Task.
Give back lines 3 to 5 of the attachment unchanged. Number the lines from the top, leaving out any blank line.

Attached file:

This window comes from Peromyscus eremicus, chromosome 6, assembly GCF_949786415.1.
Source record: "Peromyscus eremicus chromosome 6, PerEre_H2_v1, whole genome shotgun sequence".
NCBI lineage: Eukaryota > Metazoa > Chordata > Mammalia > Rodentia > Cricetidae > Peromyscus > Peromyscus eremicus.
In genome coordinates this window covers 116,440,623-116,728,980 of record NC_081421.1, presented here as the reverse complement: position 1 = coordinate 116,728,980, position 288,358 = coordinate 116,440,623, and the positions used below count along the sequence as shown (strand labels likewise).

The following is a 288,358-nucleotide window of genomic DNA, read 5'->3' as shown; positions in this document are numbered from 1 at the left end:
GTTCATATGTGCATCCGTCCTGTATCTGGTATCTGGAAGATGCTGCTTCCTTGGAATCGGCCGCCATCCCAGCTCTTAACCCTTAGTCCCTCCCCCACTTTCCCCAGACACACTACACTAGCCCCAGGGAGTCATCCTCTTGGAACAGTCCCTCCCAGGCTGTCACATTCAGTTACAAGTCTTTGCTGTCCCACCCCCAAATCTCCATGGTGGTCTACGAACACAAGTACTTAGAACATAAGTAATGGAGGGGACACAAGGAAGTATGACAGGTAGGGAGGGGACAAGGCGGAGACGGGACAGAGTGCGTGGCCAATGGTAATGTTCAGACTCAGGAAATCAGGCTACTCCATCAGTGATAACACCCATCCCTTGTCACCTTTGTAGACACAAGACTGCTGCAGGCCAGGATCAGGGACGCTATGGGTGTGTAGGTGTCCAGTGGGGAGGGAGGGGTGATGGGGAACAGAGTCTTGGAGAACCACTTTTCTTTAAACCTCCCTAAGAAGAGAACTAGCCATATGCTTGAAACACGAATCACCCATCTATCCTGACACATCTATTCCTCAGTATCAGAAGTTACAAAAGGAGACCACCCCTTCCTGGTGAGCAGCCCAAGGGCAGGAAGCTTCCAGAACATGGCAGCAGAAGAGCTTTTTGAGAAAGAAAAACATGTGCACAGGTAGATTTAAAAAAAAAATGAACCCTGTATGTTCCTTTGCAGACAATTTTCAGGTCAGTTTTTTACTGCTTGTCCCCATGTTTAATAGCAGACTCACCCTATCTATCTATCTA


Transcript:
NCBI lineage: Eukaryota > Metazoa > Chordata > Mammalia > Rodentia > Cricetidae > Peromyscus > Peromyscus eremicus.
In genome coordinates this window covers 116,440,623-116,728,980 of record NC_081421.1, presented here as the reverse complement: position 1 = coordinate 116,728,980, position 288,358 = coordinate 116,440,623, and the positions used below count along the sequence as shown (strand labels likewise).

The following is a 288,358-nucleotide window of genomic DNA, read 5'->3' as shown; positions in this document are numbered from 1 at the left end: